What Is Web Scraping and Why Do We Need It
At teleportHQ, we’re continuously researching ways of improving our code-generation capabilities from wireframes or high-definition designs. Since there is a lot of ML involved in this process, we need significant amounts of curated data to work with. While the RICO dataset was good enough to get us started with native mobile pages, we felt that we would benefit from putting the effort into building our own web pages dataset for several reasons:
- There are hardly any public datasets that meet our quality requirements
- Control over the data - we can specify exactly what information we need to fetch from the websites
- Scaling - as the research advances we are going to need more and more data
- Organization and accessibility - providing a fast and simple way to access the data
How Is It Done?
Web scraping a web page involves 2 steps: fetching it and extracting from it. Fetching is the downloading of a page, meaning the initial HTML string and all the referenced assets, which is exactly what a browser does when you view the page. Therefore, web crawling is a main component of web scraping: we fetch pages for later processing. In our case, the crawling is done using Puppeteer, a Node library that provides a high-level API to control Chrome or Chromium. By launching a headless Chromium, we are able to fetch a webpage and use it for retrieving the data.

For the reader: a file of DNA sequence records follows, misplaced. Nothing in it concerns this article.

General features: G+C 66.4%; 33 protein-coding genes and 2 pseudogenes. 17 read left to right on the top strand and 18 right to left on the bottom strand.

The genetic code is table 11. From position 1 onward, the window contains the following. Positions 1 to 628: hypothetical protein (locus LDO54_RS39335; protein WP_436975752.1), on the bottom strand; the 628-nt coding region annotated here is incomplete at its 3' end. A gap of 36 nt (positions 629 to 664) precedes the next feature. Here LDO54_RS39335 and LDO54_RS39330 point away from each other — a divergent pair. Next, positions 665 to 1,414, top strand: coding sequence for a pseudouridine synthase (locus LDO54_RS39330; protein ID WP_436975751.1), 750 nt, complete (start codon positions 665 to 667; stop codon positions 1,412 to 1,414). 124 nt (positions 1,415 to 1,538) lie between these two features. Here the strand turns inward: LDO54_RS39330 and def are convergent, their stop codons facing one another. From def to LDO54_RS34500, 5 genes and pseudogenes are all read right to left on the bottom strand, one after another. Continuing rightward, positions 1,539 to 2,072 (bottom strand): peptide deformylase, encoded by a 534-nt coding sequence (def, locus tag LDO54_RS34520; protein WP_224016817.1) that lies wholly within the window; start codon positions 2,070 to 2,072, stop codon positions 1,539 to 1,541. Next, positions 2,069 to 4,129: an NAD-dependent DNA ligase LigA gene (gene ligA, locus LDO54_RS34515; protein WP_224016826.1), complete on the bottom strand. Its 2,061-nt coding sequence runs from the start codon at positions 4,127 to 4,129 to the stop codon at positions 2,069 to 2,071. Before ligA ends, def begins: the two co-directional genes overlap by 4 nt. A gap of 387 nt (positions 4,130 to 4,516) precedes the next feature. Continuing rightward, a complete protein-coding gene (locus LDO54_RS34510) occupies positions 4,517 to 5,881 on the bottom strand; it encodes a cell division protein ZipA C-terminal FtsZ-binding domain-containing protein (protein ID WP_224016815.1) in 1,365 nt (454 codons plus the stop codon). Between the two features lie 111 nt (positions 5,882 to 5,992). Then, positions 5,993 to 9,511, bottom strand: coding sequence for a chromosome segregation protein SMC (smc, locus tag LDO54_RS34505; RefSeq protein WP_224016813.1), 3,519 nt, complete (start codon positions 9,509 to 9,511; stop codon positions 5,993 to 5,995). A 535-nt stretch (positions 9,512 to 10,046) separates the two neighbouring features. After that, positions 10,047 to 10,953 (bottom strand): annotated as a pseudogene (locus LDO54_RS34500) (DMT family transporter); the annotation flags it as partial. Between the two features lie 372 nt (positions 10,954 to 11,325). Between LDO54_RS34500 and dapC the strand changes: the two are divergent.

There are many ways for extracting data from a website but for our case, we are using a technique called DOM parsing. When a web page is loaded, the browser creates a Document Object Model of the page which is then used for the rendering on the screen. The HTML DOM model is constructed as a tree of Objects which can be parsed to retrieve the required information.
For each element in the DOM, we are retrieving a list of attributes that provide information about size, position, color and much more.
After working with the Websites Dataset, we have noticed that a lot of websites inside were causing problems such as box overlapping or 404 pages.
The box overlapping was caused by invisible or out-of-viewport elements that are loaded in the DOM but are not displayed until a certain event. We are not saying that these sites have a bad design, but they would be causing inconsistencies when training an ML model. The 404 appeared because the browser was able to communicate with the server, but the server could not find what was requested. The DOM of the 404 page is still loaded and the page is parsed, but no useful information can be extracted from there.
Ml Classifier to the Rescue
The solution we found to solve these problems was to create an ML classifier that gives us a probability of that website being good for use. We started by manually annotating websites into different categories, from an objective point of view, by following some criteria such as: “Are the boxes overlapped?” or “Does the page have enough information?”. To make the process easier, we made a custom web application using R shiny with a specific visualization to annotate data point one by one.